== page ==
= Gm × − (rid RC ) =
×−
= −18.5
vtg
458
56.2k + 10k
56.2k × 10k
= 8.49 k
56.2k + 10k
Because the gain is negative, the ampliﬁer is said to be an inverting ampliﬁer.
rout = rid RD = (31)
(32)
(33) Figure 7: (a) Flow graph for the CS ampliﬁer. (b) Flow graph for the CG ampliﬁer.
Example 2 Figure 6(b) shows the signal equivalent circuit of a commongate ampliﬁer. It is given that
Rts = 50 , RD = 10 k , ID = 1 mA, K = 1.5 mA/ V2 , and r0 = 50 k . Solve for the voltage gain and
output resistance of the circuit.
√
Solution: gm = 2 KID = 2.45 mS, rs = 1/gm = 408 .
A ﬂow graph for the voltage gain is shown in Figure 7(b). From the ﬂow graph, we can write
vo
i
vo
= d×
= −Gm × − (rid RC )
vts
vts
id
The numerical values are
Gm = rid 1
1
1
=
=
rs + Rts
408 + 50
458 Rts
+ Rts
rs
50
= 50k 1 +
+ 50 = 56.2 k
408
= r0 1 + vo
1
56.2k × 10k
= −Gm × − (rid RC ) =
×
= 18.5
vtg
458 56.2k + 10k
56.2k × 10k
= 8.49 k
56.2k + 10k
Because the gain is positive, the ampliﬁer is said to be a noninverting ampliﬁer.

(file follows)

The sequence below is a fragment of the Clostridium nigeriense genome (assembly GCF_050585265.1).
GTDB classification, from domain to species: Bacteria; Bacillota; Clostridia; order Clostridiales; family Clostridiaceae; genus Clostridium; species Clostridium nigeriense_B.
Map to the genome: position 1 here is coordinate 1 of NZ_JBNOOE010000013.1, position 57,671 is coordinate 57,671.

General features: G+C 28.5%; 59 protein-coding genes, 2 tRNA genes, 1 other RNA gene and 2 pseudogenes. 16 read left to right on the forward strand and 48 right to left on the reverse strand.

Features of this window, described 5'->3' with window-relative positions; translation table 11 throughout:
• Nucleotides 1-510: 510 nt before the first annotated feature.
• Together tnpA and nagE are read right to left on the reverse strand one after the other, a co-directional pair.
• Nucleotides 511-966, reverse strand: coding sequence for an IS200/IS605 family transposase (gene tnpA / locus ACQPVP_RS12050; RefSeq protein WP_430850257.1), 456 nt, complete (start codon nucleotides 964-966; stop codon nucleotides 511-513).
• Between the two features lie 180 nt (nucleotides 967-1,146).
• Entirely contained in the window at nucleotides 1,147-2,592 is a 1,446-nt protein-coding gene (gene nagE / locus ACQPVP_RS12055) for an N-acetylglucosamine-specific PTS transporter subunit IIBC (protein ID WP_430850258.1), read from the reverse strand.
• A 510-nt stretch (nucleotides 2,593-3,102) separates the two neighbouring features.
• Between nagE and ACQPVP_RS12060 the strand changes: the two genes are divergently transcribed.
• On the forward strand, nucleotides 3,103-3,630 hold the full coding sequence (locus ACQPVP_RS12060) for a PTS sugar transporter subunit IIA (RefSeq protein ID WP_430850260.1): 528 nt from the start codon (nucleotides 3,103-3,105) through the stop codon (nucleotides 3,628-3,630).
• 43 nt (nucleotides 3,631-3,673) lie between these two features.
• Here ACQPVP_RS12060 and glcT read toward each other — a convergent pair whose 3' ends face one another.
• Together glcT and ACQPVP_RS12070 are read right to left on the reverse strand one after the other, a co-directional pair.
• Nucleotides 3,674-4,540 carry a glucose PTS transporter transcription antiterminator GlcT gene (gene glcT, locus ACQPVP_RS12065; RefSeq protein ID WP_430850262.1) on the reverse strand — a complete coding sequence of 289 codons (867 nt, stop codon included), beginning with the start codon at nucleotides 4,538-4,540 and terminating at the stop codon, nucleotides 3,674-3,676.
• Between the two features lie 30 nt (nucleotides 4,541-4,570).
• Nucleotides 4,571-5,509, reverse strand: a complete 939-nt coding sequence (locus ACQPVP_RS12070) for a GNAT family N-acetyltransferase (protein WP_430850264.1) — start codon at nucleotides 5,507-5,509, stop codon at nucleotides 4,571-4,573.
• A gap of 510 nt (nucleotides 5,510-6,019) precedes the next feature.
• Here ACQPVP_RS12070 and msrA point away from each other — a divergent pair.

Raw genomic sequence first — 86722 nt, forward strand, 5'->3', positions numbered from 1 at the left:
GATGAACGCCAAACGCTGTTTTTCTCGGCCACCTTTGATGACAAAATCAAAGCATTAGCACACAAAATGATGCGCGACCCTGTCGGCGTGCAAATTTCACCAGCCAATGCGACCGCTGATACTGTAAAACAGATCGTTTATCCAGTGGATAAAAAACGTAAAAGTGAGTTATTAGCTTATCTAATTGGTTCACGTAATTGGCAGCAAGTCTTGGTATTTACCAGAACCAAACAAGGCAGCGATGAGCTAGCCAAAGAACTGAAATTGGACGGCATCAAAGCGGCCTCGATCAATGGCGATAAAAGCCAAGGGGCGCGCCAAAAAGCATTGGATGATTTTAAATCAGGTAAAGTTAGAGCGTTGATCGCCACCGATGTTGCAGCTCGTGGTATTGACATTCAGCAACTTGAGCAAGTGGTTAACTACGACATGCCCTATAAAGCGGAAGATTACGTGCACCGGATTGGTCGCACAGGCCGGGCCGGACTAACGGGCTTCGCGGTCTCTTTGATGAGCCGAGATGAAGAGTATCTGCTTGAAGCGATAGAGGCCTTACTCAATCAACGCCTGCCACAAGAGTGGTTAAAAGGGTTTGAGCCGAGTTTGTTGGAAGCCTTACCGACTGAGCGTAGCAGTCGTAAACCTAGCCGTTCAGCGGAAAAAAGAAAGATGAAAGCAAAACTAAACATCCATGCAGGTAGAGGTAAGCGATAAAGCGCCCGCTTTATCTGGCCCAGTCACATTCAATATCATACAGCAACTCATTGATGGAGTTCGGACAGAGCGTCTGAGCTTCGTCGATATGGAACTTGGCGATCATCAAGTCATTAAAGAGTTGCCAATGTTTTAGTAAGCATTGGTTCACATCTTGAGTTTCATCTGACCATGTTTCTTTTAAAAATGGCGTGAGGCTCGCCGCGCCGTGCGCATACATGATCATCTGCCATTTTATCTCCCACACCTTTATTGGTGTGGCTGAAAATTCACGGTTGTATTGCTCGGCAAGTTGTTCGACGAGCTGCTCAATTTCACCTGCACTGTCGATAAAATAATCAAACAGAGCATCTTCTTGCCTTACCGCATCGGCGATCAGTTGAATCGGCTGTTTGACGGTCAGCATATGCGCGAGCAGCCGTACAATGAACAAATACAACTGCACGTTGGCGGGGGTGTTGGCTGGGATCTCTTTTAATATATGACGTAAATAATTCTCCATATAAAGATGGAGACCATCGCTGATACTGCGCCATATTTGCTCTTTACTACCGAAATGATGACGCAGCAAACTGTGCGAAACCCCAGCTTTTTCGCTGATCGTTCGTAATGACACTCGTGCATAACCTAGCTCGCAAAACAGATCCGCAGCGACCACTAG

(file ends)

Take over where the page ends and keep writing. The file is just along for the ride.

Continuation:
rout = rid RD = The Gate Equivalent Circuit
Because the gate current ig = 0, the equivalent circuit seen looking into the gate is an open circuit. 7 Figure 8: (a) BJT symbol with a Thévenin source connected to the base. (b) Circuit with the BJT replaced
with its hybridπ model. (c) Thévenin emitter equivalent circuit. The Source Equivalent Circuit
Figure 8(a) shows the FET symbol with a Thévenin source connected to the gate. The bias circuits are not
shown, but we assume that the bias solutions are known. We wish to solve for the smallsignal Thévenin
equivalent circuit seen looking into the source. Figure 8(b) shows the circuit with the FET replaced with
the hybridπ model.
From the circuit in 8(b), we can write
vs = vtg − vgs
i
= vtg − d
gm
i
= vtg − s
gm
is − i0
= vtg −
gm
is
vtg −
gm (34) where the approximation assumes i0 is small compared to is has been used. It follows that the Thévenin
equivalent circuit seen looking into the source is the voltage source vtg in series with a resistance ris given
by
1
ris =
= rs
(35)
gm
The equivalent circuit is shown in Figure 8(c). There is no Rtg in this solution because the current through